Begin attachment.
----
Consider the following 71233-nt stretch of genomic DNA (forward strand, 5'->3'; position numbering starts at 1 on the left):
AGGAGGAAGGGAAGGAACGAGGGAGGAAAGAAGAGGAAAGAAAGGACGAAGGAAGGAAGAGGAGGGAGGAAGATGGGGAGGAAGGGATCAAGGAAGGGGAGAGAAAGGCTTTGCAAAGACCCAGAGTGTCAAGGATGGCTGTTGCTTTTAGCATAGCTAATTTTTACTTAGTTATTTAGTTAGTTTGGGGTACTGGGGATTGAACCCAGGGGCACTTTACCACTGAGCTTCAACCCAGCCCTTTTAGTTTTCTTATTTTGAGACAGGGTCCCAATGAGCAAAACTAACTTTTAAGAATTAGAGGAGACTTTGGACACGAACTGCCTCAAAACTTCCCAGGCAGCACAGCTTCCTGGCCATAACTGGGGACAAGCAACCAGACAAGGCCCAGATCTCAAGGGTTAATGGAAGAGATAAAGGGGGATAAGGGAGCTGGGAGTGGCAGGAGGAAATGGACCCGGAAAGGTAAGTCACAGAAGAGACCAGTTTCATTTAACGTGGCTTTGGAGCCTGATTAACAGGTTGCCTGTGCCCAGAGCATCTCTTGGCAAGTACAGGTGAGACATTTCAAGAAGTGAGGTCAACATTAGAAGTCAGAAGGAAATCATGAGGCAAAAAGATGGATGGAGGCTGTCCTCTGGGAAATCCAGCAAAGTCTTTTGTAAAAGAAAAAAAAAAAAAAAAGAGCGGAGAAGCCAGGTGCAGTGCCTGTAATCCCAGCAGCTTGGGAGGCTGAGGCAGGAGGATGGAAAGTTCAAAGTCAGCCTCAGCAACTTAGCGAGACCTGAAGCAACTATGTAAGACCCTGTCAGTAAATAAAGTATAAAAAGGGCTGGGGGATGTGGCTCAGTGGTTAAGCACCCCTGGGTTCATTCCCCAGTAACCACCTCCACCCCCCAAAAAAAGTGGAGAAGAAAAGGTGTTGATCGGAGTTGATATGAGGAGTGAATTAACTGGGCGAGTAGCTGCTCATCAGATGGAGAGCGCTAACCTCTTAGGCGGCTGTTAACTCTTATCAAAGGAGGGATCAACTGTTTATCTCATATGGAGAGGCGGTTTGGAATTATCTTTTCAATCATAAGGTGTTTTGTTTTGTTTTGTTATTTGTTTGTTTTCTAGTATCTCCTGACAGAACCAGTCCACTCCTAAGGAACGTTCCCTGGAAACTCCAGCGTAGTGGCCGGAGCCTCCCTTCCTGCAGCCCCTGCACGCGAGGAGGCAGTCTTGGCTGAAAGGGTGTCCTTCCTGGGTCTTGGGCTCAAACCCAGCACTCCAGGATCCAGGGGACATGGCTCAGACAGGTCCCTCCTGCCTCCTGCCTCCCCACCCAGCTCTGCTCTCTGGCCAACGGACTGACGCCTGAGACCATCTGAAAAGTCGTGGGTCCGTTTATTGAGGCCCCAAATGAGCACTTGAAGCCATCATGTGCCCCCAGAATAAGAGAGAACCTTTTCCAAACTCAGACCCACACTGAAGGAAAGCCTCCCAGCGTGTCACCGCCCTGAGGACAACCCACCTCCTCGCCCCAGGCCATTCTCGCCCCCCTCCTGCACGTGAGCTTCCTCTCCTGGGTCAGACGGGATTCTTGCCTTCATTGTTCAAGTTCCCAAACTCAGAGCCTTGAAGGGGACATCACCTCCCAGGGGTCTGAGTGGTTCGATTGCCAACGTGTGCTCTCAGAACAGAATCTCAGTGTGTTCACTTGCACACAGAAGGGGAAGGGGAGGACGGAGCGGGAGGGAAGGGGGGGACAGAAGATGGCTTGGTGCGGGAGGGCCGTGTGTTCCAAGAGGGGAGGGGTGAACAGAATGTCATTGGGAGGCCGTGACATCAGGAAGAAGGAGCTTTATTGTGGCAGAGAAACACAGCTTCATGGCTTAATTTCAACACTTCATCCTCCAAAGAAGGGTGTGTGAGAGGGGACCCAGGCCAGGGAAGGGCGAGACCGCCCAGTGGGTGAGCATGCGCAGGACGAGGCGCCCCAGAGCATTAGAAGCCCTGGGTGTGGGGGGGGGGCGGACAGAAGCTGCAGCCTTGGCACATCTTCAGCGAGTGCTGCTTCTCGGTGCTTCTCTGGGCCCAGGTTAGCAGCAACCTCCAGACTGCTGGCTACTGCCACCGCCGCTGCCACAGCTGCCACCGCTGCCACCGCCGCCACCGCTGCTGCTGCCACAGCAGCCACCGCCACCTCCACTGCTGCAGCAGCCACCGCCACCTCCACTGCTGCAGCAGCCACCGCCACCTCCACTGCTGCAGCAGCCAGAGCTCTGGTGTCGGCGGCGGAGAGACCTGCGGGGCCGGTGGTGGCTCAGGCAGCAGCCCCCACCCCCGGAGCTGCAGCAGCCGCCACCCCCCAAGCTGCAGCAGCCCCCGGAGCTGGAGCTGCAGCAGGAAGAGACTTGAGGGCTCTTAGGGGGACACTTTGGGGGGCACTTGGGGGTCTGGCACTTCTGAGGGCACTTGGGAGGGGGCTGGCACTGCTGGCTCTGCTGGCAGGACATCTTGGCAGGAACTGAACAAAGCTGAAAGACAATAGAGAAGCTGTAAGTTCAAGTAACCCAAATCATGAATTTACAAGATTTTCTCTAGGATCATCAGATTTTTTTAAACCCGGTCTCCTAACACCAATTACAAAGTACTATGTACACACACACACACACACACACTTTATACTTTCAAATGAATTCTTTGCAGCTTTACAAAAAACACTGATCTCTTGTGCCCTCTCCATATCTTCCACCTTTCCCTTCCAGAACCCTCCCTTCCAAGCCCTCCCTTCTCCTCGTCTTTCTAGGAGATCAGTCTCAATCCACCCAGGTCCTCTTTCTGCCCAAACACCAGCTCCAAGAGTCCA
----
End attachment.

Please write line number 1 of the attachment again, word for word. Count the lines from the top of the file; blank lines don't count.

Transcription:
Consider the following 71233-nt stretch of genomic DNA (forward strand, 5'->3'; position numbering starts at 1 on the left):